Different forms of violence are more likely to happen to children belonging to vulnerable groups vulnerable groups. Social inequality and social weakness of the group to which the child belongs can affect the child’s situation and social inclusion, personal empowerment and educational opportunities and performance at school, making him or her more vulnerable and weaker than other children. Children belonging to children of other ethnic and religious groups, children of migrants and foreigners, children who do not speak are more likely than other children to be rejected, social isolation, unfair treatment, humiliation, ridicule, physical violence and other violent acts.

The violence they experience often leads to a spiral of violence. A child who experiences daily exclusion and attacks by peers, may themselves turn to violence as a means of defence and retaliation for the injustices committed.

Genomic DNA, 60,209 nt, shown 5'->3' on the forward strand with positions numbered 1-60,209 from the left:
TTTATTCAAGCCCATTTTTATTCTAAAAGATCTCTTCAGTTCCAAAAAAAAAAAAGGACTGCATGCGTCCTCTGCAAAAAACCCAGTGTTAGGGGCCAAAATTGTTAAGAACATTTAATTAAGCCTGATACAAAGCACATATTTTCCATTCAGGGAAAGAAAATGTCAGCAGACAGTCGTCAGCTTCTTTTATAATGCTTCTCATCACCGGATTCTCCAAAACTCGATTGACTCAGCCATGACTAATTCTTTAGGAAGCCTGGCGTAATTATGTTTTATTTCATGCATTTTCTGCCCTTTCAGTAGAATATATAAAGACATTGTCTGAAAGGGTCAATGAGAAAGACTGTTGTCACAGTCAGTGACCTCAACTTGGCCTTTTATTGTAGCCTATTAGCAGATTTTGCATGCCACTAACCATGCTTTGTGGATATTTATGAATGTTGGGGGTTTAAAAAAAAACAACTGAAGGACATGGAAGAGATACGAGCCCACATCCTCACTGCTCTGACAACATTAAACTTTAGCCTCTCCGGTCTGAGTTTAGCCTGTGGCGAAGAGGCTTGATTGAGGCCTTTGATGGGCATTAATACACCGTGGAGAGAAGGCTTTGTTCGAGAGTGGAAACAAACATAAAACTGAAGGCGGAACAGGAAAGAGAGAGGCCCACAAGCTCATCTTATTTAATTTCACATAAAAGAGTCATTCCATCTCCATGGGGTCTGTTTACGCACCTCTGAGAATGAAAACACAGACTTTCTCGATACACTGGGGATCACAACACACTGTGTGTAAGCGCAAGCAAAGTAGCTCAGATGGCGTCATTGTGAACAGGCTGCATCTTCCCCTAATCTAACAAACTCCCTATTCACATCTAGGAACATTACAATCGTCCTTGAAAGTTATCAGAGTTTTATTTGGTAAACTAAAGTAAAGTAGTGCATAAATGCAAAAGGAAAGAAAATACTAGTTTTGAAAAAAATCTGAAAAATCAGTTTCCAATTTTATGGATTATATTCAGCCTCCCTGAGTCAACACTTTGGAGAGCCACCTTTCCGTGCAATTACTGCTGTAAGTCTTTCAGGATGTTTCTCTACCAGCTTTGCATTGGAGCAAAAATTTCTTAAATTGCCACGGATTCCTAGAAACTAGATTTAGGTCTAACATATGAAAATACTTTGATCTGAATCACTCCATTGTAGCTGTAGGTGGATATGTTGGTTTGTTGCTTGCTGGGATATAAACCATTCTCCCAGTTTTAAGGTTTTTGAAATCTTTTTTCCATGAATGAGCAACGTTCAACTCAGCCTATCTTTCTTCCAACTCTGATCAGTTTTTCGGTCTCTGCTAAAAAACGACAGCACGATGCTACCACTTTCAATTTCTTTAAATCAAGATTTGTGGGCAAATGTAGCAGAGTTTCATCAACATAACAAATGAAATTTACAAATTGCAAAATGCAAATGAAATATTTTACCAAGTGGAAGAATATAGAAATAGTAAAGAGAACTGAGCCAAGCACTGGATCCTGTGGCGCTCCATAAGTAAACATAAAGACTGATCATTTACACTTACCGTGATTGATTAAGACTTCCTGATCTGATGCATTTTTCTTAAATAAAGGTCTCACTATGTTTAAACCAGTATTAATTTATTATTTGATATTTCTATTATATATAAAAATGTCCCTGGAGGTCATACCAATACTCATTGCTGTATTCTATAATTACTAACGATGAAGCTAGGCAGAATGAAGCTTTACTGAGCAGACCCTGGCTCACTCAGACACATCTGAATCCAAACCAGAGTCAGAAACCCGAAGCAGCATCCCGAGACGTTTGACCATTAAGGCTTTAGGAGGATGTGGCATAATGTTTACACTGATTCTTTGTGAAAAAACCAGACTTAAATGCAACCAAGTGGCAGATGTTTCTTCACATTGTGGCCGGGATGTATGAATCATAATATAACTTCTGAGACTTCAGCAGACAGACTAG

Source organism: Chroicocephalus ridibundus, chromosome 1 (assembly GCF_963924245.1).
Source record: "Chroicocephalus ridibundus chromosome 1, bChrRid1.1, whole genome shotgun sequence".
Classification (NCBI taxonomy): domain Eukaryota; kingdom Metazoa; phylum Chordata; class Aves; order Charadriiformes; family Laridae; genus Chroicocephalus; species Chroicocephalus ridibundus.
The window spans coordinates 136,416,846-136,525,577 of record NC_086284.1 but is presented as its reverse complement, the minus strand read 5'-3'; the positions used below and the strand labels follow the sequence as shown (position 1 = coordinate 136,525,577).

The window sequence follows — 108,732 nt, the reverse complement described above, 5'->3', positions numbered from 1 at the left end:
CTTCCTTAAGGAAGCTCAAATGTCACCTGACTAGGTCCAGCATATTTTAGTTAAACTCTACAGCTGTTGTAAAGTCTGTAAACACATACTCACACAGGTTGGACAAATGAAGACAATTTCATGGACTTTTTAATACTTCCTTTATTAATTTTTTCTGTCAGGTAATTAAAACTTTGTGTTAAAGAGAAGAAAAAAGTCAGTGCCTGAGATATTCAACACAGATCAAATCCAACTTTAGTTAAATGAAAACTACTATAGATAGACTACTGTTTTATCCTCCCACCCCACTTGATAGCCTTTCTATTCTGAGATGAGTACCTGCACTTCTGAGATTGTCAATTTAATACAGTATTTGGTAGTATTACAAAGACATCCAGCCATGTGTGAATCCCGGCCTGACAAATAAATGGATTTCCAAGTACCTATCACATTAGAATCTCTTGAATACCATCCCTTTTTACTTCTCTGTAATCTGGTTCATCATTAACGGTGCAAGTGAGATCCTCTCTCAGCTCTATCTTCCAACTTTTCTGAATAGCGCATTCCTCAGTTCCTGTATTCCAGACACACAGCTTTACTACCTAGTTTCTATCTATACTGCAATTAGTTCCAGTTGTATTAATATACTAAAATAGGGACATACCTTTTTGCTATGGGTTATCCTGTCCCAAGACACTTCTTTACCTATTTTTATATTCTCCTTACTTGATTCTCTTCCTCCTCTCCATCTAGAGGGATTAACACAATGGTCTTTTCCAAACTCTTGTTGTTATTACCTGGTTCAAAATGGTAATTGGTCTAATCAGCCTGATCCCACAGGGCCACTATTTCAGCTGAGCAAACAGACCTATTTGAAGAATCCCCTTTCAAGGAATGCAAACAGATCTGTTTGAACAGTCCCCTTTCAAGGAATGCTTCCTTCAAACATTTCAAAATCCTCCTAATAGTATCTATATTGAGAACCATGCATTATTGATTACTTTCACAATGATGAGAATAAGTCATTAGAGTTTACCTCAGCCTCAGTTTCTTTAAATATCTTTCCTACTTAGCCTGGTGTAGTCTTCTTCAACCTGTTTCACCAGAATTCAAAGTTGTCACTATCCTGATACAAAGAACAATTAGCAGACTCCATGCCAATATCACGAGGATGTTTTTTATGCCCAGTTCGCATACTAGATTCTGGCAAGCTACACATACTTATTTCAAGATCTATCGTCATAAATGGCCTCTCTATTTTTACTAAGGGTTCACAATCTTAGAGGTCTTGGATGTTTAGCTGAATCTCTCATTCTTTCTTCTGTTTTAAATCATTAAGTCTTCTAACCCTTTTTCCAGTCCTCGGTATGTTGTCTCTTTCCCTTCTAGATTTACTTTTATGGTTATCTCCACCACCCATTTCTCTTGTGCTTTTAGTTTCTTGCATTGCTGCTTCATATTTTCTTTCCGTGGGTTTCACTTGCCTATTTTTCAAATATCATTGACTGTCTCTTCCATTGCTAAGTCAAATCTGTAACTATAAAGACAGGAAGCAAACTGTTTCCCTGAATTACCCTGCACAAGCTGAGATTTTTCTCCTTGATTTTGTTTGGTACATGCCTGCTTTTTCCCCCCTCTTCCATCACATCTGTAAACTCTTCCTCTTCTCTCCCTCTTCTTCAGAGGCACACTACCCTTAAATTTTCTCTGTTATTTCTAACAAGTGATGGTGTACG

Children who belong to vulnerable social groups are more likely to be victims of different types of violence.

Vulnerable groups within the educational establishment include children with special needs. Children with disabilities are more likely to be exposed to peer violence than their peers, mainly because of the characteristics that they differ from the general population. Some authors identify three reasons for this:

  1. learning or other difficulties increase the risk, that such a child becomes a victim
  2. these children are socially less well integrated into the classroom
  3. some children with behavioural problems often behave aggressively and appear as both, the perpetrator and the victim